…Man is a rope stretched between the animal and the Superman - a rope over an abyss. A dangerous crossing, a dangerous wayfaring, a dangerous looking back, a dangerous trembling and halting. (Friedrich Nietzsche, Thus Spoke Zarathustra)
What If…Peter Parker was Superman?
That’s essentially what Grant Morrison & Rags Morales give us in the rebooted Action Comics #1, our first full look at the new version of the Man of Steel, albeit set early on in his career. Given that Morrison already gave us a near-definitive take of the Last Son of Krypton with All-Star Superman, he had a hard task ahead of him convincing potential readers that he had anything left to say with the character. His whipping the media into a frenzy of hype over his blue-collar, Springsteen-esque take on the Man of Tomorrow didn’t help matters either, but did Morrison deliver?
Understand, this is not a bad comic. Were it an Elseworld or an alternate reality, it’d be perfectly adequate. By dialing back Superman’s decades of fictional evolution right back to Siegel & Shuster’s embryonic take on the character, we see that the essence of Superman is still intact (truth, justice, sense of fair play and righteousness). However, having it filtered by modern sensibilities is where this initial chapter comes slightly unstuck; it’s jarring to have this Superman run at breakneck speed across Metropolis while being filmed on somone’s Blackberry.
Our first glimpse of Clark Kent is also unsatisfying, as we see he’s a nice guy (aw, he pays his rent on time), but the nervy, unsure twentysomething we see contrasts far too sharply with the bombastic, overconfident Superman we witness in action (ho, ho) earlier on. And while subsequent issues seem poised to knock Superman down a peg or two - perhaps deservedly so, as he comes across as a self-important bully - that we can see this coming leaves something of a sour taste in the mouth; the stakes aren’t raised high enough for us as readers to take it seriously (what Brian Hibbs often referred to as ‘false jeopardy’).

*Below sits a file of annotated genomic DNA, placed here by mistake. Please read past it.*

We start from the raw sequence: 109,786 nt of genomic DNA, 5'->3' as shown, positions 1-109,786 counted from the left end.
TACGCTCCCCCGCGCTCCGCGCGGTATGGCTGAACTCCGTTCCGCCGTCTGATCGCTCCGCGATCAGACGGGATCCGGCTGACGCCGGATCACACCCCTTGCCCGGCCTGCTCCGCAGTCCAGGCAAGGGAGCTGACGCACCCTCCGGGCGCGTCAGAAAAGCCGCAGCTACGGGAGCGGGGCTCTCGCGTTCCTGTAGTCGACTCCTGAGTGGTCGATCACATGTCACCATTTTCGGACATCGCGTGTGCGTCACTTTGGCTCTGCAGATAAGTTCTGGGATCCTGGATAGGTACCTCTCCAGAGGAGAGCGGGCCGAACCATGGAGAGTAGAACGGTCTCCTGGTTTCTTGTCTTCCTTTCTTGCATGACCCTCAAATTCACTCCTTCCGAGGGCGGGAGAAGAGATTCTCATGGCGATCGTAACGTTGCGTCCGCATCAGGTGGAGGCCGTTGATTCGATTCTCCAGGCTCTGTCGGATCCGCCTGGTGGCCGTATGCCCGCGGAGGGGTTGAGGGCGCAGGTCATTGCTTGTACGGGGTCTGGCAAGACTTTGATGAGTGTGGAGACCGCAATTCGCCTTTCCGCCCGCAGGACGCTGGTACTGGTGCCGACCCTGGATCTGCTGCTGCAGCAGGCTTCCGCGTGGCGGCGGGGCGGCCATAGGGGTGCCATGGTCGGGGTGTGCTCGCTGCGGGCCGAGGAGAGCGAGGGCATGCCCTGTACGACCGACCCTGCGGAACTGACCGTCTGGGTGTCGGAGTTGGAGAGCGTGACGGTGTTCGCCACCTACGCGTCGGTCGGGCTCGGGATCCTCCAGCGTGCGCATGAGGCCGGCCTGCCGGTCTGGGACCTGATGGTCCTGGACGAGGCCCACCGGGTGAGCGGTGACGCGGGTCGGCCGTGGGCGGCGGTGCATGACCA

The truth is, though, I liked this story better when Lee & Ditko did it in Amazing Fantasy #15 back in 1962 (or, if you prefer, the Bendis/Bagley reinvention in Ulitimate Spider-Man a decade ago): the use & abuse of power without a complete grasp of the responsibility it entails. We assume as readers that Superman will eventually become the character we know and respect (we hope), but the faux-retro stylings does character and readership both a disservice (with one glaring example I won’t spoil). Morales’ art, too, is a throwback: rushed, almost energetically sloppy, but you do get caught up by it.
I am intrigued enough, despite myself, to come back for the second instalment, as I’ve a feeling that the next issue is where a lot of the blanks will start to be filled in. I just hope it’s enough for me to see out the rest of the arc, ‘cos I never thought I’d say this: I’m not particularly sure I even like this version of Superman.
Damn you, Morrison. On both counts.